Although an investigation had occurred, and the perpetrators were dealt with, the harassment and bullying caused a great deal of angst throughout the entire organization, which then underwent a tumultuous period which caused many employees to look for work elsewhere.

Something important surfaced during the investigation. It was discovered that that the organization’s onboarding program was fundamentally flawed.

At the time, the company dedicated just a half-day to new employee orientation: a code-of-conduct review, a bullying and harassment video, a safety demonstration, and mounds of paperwork. Before the lunch hour hit, new hires were whisked off to their departments and set free, never to hear from HR again until performance review time or some other exigency.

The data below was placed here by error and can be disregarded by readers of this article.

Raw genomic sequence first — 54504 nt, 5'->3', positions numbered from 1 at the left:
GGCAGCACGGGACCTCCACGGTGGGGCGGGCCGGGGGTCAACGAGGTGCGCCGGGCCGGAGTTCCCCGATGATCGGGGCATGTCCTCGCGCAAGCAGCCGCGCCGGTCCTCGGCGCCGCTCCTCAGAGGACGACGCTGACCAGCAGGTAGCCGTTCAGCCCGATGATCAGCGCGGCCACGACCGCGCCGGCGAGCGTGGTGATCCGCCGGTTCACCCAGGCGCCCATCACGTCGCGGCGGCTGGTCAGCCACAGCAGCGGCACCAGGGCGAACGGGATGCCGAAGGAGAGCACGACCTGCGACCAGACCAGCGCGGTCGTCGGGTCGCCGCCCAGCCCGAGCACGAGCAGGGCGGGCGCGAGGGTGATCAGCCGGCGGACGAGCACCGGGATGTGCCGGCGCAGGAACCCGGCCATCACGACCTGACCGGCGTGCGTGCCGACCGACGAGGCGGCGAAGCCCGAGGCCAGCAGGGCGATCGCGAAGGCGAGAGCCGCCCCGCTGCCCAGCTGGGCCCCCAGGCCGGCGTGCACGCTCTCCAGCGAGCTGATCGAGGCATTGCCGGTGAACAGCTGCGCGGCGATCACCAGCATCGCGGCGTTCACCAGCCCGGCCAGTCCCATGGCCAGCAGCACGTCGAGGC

In this case, that ‘some other exigency’ arose when our harassed employee was convinced by a friend to speak to someone within the organization about the disrespectful “initiation” experience—thus leading to the investigation.

If organizations are really serious about creating a culture where everyone feels welcome and encouraged to perform at their very best, a half-day “Welcome to the company!” session, followed by “Off you go…see you at your retirement party!” simply won’t do. You might just take a look around at other companies’ best practices. There is no point in reinventing the wheel…

And while some organizations have very robust onboarding practices, which may include site visits to other corporate locations, rotations to different divisions, and meetings with senior executives, it doesn’t have to be that complicated.